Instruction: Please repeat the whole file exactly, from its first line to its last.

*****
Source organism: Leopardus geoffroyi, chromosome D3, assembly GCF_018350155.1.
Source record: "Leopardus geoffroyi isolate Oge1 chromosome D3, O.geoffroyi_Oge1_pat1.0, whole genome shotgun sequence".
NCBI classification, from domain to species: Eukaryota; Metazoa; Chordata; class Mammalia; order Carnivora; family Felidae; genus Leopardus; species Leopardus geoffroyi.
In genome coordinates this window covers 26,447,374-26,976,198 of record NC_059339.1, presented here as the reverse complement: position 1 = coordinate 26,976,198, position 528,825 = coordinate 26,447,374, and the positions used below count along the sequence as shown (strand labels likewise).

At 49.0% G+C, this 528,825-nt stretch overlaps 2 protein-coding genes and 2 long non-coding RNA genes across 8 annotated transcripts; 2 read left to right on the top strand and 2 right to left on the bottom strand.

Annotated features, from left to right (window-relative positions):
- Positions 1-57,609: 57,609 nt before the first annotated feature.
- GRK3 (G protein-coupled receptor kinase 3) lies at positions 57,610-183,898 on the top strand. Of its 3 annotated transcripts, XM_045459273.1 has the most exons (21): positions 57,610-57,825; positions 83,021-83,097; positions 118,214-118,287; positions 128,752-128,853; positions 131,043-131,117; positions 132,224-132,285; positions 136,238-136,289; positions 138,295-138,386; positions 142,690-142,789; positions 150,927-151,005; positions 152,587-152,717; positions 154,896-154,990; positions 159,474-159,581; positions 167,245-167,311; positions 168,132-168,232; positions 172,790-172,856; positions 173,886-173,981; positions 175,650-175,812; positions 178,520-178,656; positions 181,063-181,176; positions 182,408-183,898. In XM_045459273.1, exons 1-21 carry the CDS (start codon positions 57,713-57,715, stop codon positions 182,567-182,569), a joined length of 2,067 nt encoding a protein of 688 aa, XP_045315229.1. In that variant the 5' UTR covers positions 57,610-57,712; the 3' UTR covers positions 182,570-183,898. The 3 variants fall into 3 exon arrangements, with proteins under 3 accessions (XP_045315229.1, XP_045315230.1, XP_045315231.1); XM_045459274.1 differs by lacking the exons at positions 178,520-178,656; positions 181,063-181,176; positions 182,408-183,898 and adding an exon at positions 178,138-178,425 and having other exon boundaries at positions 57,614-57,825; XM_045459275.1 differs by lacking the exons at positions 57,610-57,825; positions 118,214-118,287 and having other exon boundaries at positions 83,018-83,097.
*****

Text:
Source organism: Leopardus geoffroyi, chromosome D3, assembly GCF_018350155.1.
Source record: "Leopardus geoffroyi isolate Oge1 chromosome D3, O.geoffroyi_Oge1_pat1.0, whole genome shotgun sequence".
NCBI classification, from domain to species: Eukaryota; Metazoa; Chordata; class Mammalia; order Carnivora; family Felidae; genus Leopardus; species Leopardus geoffroyi.
In genome coordinates this window covers 26,447,374-26,976,198 of record NC_059339.1, presented here as the reverse complement: position 1 = coordinate 26,976,198, position 528,825 = coordinate 26,447,374, and the positions used below count along the sequence as shown (strand labels likewise).

At 49.0% G+C, this 528,825-nt stretch overlaps 2 protein-coding genes and 2 long non-coding RNA genes across 8 annotated transcripts; 2 read left to right on the top strand and 2 right to left on the bottom strand.

Annotated features, from left to right (window-relative positions):
- Positions 1-57,609: 57,609 nt before the first annotated feature.
- GRK3 (G protein-coupled receptor kinase 3) lies at positions 57,610-183,898 on the top strand. Of its 3 annotated transcripts, XM_045459273.1 has the most exons (21): positions 57,610-57,825; positions 83,021-83,097; positions 118,214-118,287; positions 128,752-128,853; positions 131,043-131,117; positions 132,224-132,285; positions 136,238-136,289; positions 138,295-138,386; positions 142,690-142,789; positions 150,927-151,005; positions 152,587-152,717; positions 154,896-154,990; positions 159,474-159,581; positions 167,245-167,311; positions 168,132-168,232; positions 172,790-172,856; positions 173,886-173,981; positions 175,650-175,812; positions 178,520-178,656; positions 181,063-181,176; positions 182,408-183,898. In XM_045459273.1, exons 1-21 carry the CDS (start codon positions 57,713-57,715, stop codon positions 182,567-182,569), a joined length of 2,067 nt encoding a protein of 688 aa, XP_045315229.1. In that variant the 5' UTR covers positions 57,610-57,712; the 3' UTR covers positions 182,570-183,898. The 3 variants fall into 3 exon arrangements, with proteins under 3 accessions (XP_045315229.1, XP_045315230.1, XP_045315231.1); XM_045459274.1 differs by lacking the exons at positions 178,520-178,656; positions 181,063-181,176; positions 182,408-183,898 and adding an exon at positions 178,138-178,425 and having other exon boundaries at positions 57,614-57,825; XM_045459275.1 differs by lacking the exons at positions 57,610-57,825; positions 118,214-118,287 and having other exon boundaries at positions 83,018-83,097.